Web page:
Whey Protein Dangers and Other Facts:
One of the most popular waves of misinformation is the protein binge everyone seems to be on. In almost every health and fitness magazine I see, there are countless articles about taking protein powders in the form of whey, egg, etc. There are a lot of various ideas and concepts when it comes to how much protein we should be consuming on a daily basis and where that protein comes from…
How much do we need?
The Institute of Medicine recommends that adults get a minimum of 0.8 grams of protein for every kilogram of body weight per day to keep from slowly breaking down our tissues. That’s 8 grams of protein for every 20 pounds of body weight, or 60 grams for a 150 pound person who is not an athlete. Some of those whey supplements have 50 grams per shake!
Look at the big picture when getting your protein. What else are you getting?
For example, A small 6-ounce steak has 40 grams of protein. But, it also comes with a whopping 38 grams of fat, 14 of them saturated! Whereas a cup of lentils provides you with 18 grams of protein, but under 1 gram of fat.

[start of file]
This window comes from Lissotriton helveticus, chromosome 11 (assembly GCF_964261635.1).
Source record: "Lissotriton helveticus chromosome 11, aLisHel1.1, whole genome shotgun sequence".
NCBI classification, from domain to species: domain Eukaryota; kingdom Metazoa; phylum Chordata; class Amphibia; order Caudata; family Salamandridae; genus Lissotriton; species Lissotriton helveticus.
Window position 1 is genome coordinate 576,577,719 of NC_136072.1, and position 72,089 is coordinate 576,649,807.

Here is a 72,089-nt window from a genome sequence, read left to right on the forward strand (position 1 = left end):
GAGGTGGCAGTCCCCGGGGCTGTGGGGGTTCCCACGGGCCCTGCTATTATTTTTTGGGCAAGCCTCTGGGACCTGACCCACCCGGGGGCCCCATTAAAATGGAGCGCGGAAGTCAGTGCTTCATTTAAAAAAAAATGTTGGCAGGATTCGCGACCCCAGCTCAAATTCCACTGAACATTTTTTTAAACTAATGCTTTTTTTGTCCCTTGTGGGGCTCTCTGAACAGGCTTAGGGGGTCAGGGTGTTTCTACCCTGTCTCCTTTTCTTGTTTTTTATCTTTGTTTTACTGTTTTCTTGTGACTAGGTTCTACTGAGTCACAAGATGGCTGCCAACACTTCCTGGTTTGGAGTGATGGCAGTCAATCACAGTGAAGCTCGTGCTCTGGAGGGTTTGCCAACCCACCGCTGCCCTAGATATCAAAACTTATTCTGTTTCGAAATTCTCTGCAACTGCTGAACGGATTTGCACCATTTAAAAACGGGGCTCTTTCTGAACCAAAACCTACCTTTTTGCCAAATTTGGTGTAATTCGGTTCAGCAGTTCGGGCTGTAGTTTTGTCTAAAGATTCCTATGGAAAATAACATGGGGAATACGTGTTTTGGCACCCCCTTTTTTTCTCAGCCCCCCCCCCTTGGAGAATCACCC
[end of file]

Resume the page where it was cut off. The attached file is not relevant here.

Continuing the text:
Plant based sources of protein, such as leafy green vegetables, beans, and sprouted grains, are excellent choices because they come with healthy fiber, and lots of phytonutrients.
When is the best time to eat protein?
After a workout, your body is better able to assimilate protein. Resistance exercise breaks down muscle, and an intake of amino acids is required shortly after your workout to repair and rebuild muscle. Protein also helps build enzymes that allow your body to adapt to endurance sports.
When is not a good time to consume protein?
Protein should not be consumed prior to exercise. Proteins draw water and blood into the stomach and can diminish your exercise performance. Due to increased time of gastric emptying and digestion, proteins should be eaten at least two hours before a cardio workout.